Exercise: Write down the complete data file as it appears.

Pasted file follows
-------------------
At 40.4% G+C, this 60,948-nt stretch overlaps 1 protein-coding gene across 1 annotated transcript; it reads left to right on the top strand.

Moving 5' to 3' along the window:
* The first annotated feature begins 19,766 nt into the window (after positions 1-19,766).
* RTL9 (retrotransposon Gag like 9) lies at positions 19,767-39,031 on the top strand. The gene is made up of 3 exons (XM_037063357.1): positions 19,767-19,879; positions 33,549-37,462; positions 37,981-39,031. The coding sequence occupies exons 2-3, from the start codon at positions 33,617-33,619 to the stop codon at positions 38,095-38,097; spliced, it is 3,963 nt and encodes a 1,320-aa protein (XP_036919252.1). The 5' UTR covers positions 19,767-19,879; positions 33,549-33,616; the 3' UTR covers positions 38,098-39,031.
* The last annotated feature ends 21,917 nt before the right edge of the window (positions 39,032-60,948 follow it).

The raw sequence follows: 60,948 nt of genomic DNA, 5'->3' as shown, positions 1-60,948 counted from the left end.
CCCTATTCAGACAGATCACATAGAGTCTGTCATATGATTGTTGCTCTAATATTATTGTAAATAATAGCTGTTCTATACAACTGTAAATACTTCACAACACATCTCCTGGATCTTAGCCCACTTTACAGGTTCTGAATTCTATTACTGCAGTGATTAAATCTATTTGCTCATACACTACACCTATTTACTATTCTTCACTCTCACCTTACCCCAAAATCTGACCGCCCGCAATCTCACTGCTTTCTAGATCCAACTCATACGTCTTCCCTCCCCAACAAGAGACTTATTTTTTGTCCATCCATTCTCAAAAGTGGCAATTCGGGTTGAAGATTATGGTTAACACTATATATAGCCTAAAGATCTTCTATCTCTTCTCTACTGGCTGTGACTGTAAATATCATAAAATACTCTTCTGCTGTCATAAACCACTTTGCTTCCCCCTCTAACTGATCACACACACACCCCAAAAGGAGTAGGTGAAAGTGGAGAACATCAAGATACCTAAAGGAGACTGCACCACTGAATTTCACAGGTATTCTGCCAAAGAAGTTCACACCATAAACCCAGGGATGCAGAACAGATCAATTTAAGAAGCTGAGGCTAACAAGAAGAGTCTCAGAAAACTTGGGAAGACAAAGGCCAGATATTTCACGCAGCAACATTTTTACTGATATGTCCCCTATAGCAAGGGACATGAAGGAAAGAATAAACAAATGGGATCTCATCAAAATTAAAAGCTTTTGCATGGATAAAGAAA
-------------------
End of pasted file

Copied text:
At 40.4% G+C, this 60,948-nt stretch overlaps 1 protein-coding gene across 1 annotated transcript; it reads left to right on the top strand.

Moving 5' to 3' along the window:
* The first annotated feature begins 19,766 nt into the window (after positions 1-19,766).
* RTL9 (retrotransposon Gag like 9) lies at positions 19,767-39,031 on the top strand. The gene is made up of 3 exons (XM_037063357.1): positions 19,767-19,879; positions 33,549-37,462; positions 37,981-39,031. The coding sequence occupies exons 2-3, from the start codon at positions 33,617-33,619 to the stop codon at positions 38,095-38,097; spliced, it is 3,963 nt and encodes a 1,320-aa protein (XP_036919252.1). The 5' UTR covers positions 19,767-19,879; positions 33,549-33,616; the 3' UTR covers positions 38,098-39,031.
* The last annotated feature ends 21,917 nt before the right edge of the window (positions 39,032-60,948 follow it).

The raw sequence follows: 60,948 nt of genomic DNA, 5'->3' as shown, positions 1-60,948 counted from the left end.
CCCTATTCAGACAGATCACATAGAGTCTGTCATATGATTGTTGCTCTAATATTATTGTAAATAATAGCTGTTCTATACAACTGTAAATACTTCACAACACATCTCCTGGATCTTAGCCCACTTTACAGGTTCTGAATTCTATTACTGCAGTGATTAAATCTATTTGCTCATACACTACACCTATTTACTATTCTTCACTCTCACCTTACCCCAAAATCTGACCGCCCGCAATCTCACTGCTTTCTAGATCCAACTCATACGTCTTCCCTCCCCAACAAGAGACTTATTTTTTGTCCATCCATTCTCAAAAGTGGCAATTCGGGTTGAAGATTATGGTTAACACTATATATAGCCTAAAGATCTTCTATCTCTTCTCTACTGGCTGTGACTGTAAATATCATAAAATACTCTTCTGCTGTCATAAACCACTTTGCTTCCCCCTCTAACTGATCACACACACACCCCAAAAGGAGTAGGTGAAAGTGGAGAACATCAAGATACCTAAAGGAGACTGCACCACTGAATTTCACAGGTATTCTGCCAAAGAAGTTCACACCATAAACCCAGGGATGCAGAACAGATCAATTTAAGAAGCTGAGGCTAACAAGAAGAGTCTCAGAAAACTTGGGAAGACAAAGGCCAGATATTTCACGCAGCAACATTTTTACTGATATGTCCCCTATAGCAAGGGACATGAAGGAAAGAATAAACAAATGGGATCTCATCAAAATTAAAAGCTTTTGCATGGATAAAGAAA